Authorities in the southern Chinese province of Guangdong have announced an impending three month-long anti-prostitution campaign, after a television expose in Dongguan prompted an oppressive raid.
The expose' and heavy-handed response have proved surprisingly controversial in China , where prostitution is technically illegal but practically ubiquitous. Internet users and human rights groups have criticised authorities for shaming and
intimidating female sex workers rather than offering them help.
The UN estimates that four to six million women work in the country's sex industry nationwide, many of them in brothels thinly disguised as hair salons, massage parlours and karaoke bars.
In the expose, aired by state broadcaster CCTV, undercover reporters visited a range of upscale hotels and karaoke bars in the city of Dongguan, known as a prostitution hot spot. In one segment, a reporter enters a room divided by one-way
glass; on the other side, two scantily-clad women dance provocatively to a Lady Gaga song. A venue employee identifies them by their numbers, prices, and hometowns.
The city responded to the broadcast by dispatching 6,525 police officers in a raid. They arrested 67 people and closed 12 entertainment venues. Pictures posted online showed lines of men and women kneeling on the floor in the middle of a hotel
lobby, their heads down and their hands cuffed, surrounded by scores of uniformed police.
Guangdong authorities will now launch a three-month, province-wide crackdown on prostitution. Local police officers who are found protecting the sex industry or who organise sexual services will be severely punished, said Li Chunsheng,
the province's vice-governor.
In addition to a news feature on China Central Television about the corruption of the sex industry in Dongguan, the official Sina Weibo published an eight-hour population in-flow and out-flow map of Donguan city, which has been interpreted as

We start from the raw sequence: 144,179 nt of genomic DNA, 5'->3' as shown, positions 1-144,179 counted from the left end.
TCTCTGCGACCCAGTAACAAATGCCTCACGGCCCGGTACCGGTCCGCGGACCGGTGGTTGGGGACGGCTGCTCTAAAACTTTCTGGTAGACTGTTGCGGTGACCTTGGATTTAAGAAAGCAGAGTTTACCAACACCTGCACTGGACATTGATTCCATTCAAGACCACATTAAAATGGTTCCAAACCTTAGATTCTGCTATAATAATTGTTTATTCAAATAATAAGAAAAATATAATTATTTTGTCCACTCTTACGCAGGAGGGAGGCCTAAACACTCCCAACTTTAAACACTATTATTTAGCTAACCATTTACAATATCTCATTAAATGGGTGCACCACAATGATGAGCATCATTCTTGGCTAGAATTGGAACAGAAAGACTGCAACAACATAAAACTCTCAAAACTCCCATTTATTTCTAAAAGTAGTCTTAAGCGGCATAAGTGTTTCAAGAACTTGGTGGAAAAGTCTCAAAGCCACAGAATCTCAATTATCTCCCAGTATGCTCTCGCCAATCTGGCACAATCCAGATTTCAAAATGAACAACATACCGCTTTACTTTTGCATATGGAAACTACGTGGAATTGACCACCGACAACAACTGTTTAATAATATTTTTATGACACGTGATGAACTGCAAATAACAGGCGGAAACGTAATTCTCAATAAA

the escape path of prostitutes and prostitution clients during the crackdown. Generated by Baidu Qianxi with data from Baidu map, the map indicated that most people fleeing the crackdown escaped to Hong Kong.
Originally, Baidu Qianxi was designed as a visualization tool that could map population flows during the Chinese Lunar New Year. But as Luo Changping at Letscorp pointed out [zh], the fact that Baidu Qianxi was able to appropriate the data
surrounding the prostitution crackdown suggests that authorities are using mass surveillance to track these patterns, rather than only targeting criminal suspects, and thereby violating the personal privacy of untold numbers of citizens.
The use of geolocation tracking technology in this crackdown by the party propaganda authority indicates to the public that the police authority, through Baidu and other mobile application developers, is capable of tracking mobile phones and
thus the real identity of individuals, as nearly all mobile numbers are linked with the owner's identity card. In reaction to this threat, many Hong Kong netizens said that they planned to shut down their mobile when traveling in China.
Update: Police chief sacked
15th February 2013. See article
The Chinese government has sacked the police chief of Dongguan following a report by the main state broadcaster, China Central Television (CCTV), on the underground sex industry there, the Xinhua news agency has reported.
Yan Xiaokang, who was also Dongguan's vice mayor, was removed from his posts for dereliction of duty, Xinhua said, quoting Communist party officials in Guangdong province.
Yan's dereliction of duty led to the persistent illegal sex trade in Dongguan, which has reflected very badly on the city, both domestically and internationally, Xinhua reported, citing a party statement. It added that another seven
Dongguan officials were also sacked in relation to the case.